Luckily, I have Ted Munk's Typewriter Repair Bible for these 5-Series Smith-Coronas, for I went through the machine, checking in turn each adjustment. It actually wasn't too bad. The right side of the space bar sat lower than the left, which required reforming (i.e. bending) the support arms to get it flush with the body panels, while ensuring adequate travel to trip the escapement, with room to spare. The four screws that hold the space bar to their brackets needed to be loosened and the space bar adjusted to be square to the opening in the body panels.

The other adjustment needed was the tripping point of the type bars. They should trip the escapement to advance the carriage one space when the type slugs just approach the front of the type guide. With this machine, the escapement wouldn't trip until the type slugs were almost in contact with the ribbon. The adjustment involved bending an arm in the escapement mechanism.

As is common with these machines that've never been serviced, some additional degreasing in the slots of the segment were required for some of the type bars, which would subsequently hang up while test typing. I've found that, even if you think the machine is fully functional, you need to do some extensive test-typing to iron out those intermittent problems that remain. I find using disposable mascara brushes, with alcohol, to be a good way to clean the slots of the segment.

I like this italic type face; it's the first in my collection, and the main reason why I purchased this machine. I think it'll be a good letter-writing machine, which is what the lady's mother did, as evidenced by what she told me, and the observation that the right margin was set inward so as to correspond to the width of letter-writing paper.

The Sterling is at the lower end of the 5-Series line. It lacks the end-of-line indicator found on the left end of the platen roller in the higher-end Silents; has fixed tabs with metal slugs that can, if so desired, be set to one's liking; and the platen roller is not easily removable without unscrewing the right carriage cover and loosening a nut.

This machine has a bit more of a mechanical clanking sound to it than the Silents in my collection. Perhaps it's due to being a lower-end model; or because the thin rubber washers originally located on the body panel screw holes have all dissolved into tar. I'll have to find some replacements at the hardware store.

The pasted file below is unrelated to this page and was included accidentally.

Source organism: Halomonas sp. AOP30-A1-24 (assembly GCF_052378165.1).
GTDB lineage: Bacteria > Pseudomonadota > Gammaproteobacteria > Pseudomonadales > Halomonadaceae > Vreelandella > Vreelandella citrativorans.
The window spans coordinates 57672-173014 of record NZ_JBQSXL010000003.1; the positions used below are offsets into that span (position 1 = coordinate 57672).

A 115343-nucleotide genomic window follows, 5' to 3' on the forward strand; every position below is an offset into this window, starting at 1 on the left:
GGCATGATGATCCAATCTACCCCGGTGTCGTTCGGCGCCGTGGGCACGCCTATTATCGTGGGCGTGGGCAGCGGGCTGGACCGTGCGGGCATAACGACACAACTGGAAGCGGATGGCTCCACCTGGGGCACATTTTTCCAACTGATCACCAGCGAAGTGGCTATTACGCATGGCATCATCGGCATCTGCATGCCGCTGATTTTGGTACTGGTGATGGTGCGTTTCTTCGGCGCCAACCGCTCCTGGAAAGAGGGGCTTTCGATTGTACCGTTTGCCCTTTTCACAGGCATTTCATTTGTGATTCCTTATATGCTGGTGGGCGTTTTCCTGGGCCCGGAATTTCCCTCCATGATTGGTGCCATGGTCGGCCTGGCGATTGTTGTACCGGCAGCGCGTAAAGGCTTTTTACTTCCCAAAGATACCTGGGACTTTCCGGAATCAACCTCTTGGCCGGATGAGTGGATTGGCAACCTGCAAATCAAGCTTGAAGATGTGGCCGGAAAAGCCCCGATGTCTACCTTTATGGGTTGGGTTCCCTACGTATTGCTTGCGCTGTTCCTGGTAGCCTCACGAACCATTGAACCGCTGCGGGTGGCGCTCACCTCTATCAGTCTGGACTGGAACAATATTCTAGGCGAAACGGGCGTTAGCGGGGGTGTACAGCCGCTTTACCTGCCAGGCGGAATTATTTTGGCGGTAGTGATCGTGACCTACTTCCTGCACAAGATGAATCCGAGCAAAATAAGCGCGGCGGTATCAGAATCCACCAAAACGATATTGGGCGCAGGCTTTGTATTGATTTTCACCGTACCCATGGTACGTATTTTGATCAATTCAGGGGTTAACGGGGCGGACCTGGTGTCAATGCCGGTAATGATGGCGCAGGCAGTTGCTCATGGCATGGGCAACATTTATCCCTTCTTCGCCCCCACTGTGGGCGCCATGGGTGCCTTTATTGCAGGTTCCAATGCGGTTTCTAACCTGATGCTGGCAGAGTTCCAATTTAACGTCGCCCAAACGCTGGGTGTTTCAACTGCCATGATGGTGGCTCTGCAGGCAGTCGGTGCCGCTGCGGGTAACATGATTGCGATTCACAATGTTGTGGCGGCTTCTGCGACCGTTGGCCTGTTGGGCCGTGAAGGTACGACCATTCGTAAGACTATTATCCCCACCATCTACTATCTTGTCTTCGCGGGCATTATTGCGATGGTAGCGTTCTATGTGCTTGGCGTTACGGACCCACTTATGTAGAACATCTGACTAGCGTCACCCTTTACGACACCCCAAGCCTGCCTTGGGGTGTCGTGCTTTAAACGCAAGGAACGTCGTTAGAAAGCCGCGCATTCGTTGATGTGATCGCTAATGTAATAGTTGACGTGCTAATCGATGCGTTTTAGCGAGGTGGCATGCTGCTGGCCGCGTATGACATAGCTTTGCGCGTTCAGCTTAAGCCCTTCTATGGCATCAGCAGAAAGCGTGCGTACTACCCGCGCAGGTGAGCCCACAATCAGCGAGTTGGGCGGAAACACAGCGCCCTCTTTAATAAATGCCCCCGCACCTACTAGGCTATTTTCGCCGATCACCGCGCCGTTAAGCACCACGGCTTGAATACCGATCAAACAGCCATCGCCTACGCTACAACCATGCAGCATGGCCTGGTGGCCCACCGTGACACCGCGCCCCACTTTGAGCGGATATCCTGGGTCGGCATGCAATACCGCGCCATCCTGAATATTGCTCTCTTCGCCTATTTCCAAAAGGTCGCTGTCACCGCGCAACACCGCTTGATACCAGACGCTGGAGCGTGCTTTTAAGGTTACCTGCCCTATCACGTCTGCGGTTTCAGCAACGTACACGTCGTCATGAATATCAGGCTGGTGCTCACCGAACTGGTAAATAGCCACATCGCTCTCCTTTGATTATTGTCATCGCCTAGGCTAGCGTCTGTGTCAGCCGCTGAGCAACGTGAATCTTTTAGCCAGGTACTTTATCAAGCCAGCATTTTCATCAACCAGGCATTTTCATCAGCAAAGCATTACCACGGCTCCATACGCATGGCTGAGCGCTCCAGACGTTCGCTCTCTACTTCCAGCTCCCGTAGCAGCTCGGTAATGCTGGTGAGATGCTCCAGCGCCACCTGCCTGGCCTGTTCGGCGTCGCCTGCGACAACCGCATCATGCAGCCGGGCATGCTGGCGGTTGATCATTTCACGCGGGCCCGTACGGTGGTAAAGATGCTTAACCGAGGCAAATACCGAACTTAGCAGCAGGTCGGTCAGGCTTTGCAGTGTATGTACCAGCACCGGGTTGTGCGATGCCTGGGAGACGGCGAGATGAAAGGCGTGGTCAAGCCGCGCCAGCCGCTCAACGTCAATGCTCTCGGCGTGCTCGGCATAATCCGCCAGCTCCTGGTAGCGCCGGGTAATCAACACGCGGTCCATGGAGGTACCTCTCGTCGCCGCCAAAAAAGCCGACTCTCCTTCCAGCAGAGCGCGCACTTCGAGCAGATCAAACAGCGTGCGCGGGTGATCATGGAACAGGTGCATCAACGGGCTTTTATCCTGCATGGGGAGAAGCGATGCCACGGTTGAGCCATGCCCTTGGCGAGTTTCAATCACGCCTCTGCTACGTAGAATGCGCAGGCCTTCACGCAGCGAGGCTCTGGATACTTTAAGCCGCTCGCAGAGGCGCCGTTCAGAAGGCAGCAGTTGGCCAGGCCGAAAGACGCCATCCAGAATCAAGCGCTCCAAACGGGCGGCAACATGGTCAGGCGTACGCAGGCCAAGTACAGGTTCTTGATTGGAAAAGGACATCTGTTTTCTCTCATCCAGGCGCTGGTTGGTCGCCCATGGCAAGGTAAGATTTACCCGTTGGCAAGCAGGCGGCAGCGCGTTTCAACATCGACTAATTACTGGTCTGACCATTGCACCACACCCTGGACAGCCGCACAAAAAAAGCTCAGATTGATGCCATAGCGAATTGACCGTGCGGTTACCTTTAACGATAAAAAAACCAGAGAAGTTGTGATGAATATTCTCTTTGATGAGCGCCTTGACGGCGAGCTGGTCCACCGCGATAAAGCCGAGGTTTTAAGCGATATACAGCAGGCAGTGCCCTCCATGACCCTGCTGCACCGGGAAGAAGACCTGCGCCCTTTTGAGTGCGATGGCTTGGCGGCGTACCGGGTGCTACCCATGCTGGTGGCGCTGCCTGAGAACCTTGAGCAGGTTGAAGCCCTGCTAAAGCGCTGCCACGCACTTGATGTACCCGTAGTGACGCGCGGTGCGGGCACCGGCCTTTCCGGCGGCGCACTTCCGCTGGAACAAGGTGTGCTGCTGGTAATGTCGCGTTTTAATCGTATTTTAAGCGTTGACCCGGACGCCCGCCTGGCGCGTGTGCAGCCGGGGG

I don't really need another machine in my collection, unless it were highly desirable. This is my third 5-Series machine, which I'll probably keep just for the italic type face. But if I had the opportunity, I'd certainly pick up the little Sky Writer, one of the best ultra-portables.

What I'm thinking of doing with some of these "surplus" or redundant machines in my collection is to donate them to a local school classroom, should I be able to locate a teacher so inclined. I don't want to incur the expense and risk of shipping them out of town, otherwise I'd sell them online.

I think this is a reasonable approach to maintaining a working collection of typewriters, while not permitting them to get out of hand and control my life. As you learn over time your personal preferences, you can adjust your inventory accordingly. Fixing these surplus machines up, then passing them on to others who'd like to experience the manual typewriter lifestyle is our responsibility as aficionados. It certainly beats having them be discarded to the landfill, or be victims of the key-choppers.

One bonus item of Ephemera included with the typewriter was a generic plastic typewriter cover. It's beige in color and in great condition, though lacks any Smith-Corona branding, so I'm thinking it was sold along with the machine by the shop in Kansas. It turns out this cover is large enough that it will serve as a usable cover with even larger machines in my collection, such as the Hermes 3000. Were I of the mind to, and adequately equipped with sewing machine, it'd be nice to use this cover as a template for making colorful cloth covers for sale. I'm just not certain I want to get in the typewriter cover business. But maybe a small sewing machine is in my future. Perhaps.

Post-Script: Written via Alphasmart Neo at my local cigar store lounge. I didn't feel like walking back home in the afternoon heat lugging a typewriter, even a small portable.

Here's my video about this new typewriter to my collection:

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Sunday, June 25, 2017